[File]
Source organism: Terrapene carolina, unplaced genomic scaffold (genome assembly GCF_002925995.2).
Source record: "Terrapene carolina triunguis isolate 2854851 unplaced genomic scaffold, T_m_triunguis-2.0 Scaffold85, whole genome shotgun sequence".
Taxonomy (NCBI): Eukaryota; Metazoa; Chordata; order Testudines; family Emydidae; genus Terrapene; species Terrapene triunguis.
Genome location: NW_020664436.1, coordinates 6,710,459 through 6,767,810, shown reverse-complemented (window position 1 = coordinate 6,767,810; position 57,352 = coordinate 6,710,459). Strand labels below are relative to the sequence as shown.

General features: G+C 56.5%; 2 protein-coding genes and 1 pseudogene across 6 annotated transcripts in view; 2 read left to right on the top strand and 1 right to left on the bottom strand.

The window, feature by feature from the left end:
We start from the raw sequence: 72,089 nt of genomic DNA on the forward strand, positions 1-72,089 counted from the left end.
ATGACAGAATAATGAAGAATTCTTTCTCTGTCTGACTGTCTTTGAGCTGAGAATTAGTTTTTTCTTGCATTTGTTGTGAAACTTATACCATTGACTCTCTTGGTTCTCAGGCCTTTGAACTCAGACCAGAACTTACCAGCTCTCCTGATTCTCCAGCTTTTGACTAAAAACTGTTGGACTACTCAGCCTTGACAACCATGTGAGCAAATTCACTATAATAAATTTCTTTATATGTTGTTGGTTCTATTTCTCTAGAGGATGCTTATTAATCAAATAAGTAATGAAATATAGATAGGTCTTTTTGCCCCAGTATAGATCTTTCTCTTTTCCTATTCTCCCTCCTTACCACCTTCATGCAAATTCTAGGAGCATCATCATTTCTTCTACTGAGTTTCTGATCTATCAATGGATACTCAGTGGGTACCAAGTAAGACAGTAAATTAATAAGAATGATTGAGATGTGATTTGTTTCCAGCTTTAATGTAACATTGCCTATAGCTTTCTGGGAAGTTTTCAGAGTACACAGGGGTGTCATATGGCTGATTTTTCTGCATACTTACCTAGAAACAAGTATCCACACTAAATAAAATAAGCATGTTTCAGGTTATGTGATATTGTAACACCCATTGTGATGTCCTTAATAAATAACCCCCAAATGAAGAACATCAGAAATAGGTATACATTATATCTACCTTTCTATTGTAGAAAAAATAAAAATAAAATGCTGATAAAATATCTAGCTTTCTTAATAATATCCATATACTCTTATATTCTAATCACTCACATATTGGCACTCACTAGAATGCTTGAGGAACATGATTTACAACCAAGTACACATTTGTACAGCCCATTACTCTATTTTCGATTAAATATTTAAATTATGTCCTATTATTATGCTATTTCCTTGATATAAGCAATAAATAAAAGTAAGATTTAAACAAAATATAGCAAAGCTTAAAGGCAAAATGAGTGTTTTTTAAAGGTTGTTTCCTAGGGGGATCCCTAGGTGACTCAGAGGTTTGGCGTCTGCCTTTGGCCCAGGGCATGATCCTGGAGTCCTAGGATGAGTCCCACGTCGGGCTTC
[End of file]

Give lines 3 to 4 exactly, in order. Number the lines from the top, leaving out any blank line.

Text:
Taxonomy (NCBI): Eukaryota; Metazoa; Chordata; order Testudines; family Emydidae; genus Terrapene; species Terrapene triunguis.
Genome location: NW_020664436.1, coordinates 6,710,459 through 6,767,810, shown reverse-complemented (window position 1 = coordinate 6,767,810; position 57,352 = coordinate 6,710,459). Strand labels below are relative to the sequence as shown.